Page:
Chicago Bears Q&A: Which direction will they go at left tackle? What are the most important factors in the Matt Eberflus decision?

posted in: News | 0

After a fourth-quarter collapse resulted in a crushing loss for the third time this season, the Chicago Bears have three games remaining before facing major offseason decisions on their coaching staff and quarterback.

Before the Arizona Cardinals arrive for Sunday’s game at Soldier Field, Brad Biggs digs into the weekly Bears mailbag.

With all the attention on the fate of Justin Fields and the possible selection of a top QB prospect and whether or not to keep the head coach, will the Bears also seriously address fixing the OL, which can’t hold up at all against a good defense? The Bears’ D-line with Montez Sweat is greatly improved. — @jamespazdan

No question the future of the coaching staff and Fields are front-burner topics for the Bears when the season ends. That doesn’t mean they are the only issues. Most have expected all along the team will construct a plan, perhaps multilayered, to upgrade at center. It’s probably not a popular opinion, but the Bears might have been better off sticking with Sam Mustipher than turning to Lucas Patrick. The Bears know they need a solution at center, and the best plan, in my mind, is to sign a veteran in free agency and draft a center in the middle rounds and allow them to compete. If the Bears really like Doug Kramer, they could sign a veteran and then see how Kramer develops after making some solid gains in the last offseason.

The defensive line still needs work. To have an elite front, the Bears must add another pass rusher opposite Sweat. But as you allude to, they have to figure out what they want to do at left tackle. Braxton Jones has played pretty well this season, but he had a rough go of it against Myles Garrett — not unlike what a lot of left tackles experience. Ultimately you want to judge Jones by how he performs against the best in the league. He was far from the only lineman to have a rough afternoon Sunday in Cleveland. I thought right guard Nate Davis struggled some too.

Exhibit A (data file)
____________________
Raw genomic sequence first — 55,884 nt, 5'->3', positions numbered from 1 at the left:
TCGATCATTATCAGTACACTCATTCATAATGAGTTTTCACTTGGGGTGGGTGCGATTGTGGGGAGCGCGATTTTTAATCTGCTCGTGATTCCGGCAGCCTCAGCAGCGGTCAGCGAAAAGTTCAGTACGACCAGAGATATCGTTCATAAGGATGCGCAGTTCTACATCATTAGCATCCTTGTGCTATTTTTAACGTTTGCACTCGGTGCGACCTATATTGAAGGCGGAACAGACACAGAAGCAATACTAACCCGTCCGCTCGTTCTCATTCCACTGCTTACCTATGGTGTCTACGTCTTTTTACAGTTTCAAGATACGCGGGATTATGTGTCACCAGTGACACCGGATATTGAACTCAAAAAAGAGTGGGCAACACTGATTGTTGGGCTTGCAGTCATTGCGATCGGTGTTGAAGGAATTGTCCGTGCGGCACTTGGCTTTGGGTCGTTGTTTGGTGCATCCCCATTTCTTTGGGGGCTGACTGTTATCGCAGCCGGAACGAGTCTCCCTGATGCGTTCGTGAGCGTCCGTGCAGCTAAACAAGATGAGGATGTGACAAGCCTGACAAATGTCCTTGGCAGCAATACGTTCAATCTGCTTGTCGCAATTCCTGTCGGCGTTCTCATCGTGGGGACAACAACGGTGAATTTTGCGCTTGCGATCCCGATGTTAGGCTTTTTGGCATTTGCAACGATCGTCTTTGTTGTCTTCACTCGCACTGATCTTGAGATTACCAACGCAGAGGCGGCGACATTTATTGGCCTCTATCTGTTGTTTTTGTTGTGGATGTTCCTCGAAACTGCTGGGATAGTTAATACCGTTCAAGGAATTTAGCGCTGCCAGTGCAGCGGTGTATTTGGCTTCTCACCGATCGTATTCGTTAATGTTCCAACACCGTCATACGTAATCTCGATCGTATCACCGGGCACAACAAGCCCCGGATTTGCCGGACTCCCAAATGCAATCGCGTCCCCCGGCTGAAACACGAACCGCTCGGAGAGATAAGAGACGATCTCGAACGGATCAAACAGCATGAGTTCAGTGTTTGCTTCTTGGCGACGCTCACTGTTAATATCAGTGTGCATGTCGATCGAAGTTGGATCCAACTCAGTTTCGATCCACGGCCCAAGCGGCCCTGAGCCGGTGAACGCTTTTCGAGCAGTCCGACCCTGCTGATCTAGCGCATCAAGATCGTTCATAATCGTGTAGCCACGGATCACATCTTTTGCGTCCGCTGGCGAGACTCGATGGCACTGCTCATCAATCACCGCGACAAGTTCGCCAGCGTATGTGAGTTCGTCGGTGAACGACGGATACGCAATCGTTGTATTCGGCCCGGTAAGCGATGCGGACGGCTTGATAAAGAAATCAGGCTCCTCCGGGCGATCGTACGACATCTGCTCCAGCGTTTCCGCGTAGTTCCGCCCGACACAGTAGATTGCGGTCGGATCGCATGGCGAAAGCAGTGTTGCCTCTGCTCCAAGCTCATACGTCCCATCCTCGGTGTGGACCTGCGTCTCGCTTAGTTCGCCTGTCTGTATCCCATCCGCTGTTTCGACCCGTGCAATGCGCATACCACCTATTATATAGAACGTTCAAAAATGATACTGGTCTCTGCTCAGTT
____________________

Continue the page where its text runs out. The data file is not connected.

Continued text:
So how do the Bears go about considering an upgrade? I’ve been looking at the team’s own first-round pick and thinking about four possibilities for a while. This goes off the theory they will use the first-round pick coming from the Carolina Panthers on a quarterback. If you are of the mind the Bears will not choose a quarterback with their first pick, there are any number of possibilities. Here are the four possibilities I have mulled for their second first-round pick, currently No. 5:

Draft a left tackle. The question is will one be available for the Bears to pick. Penn State’s Olu Fashanu and Notre Dame’s Joe Alt are likely to come off the board early. Would either be there if the Bears are picking at No. 5? Maybe. That would depend greatly on how many quarterbacks go in the top four. After Fashanu and Alt, I’m not sure there is a left tackle in the class worthy of a top-10 pick. If not, you can’t reach here.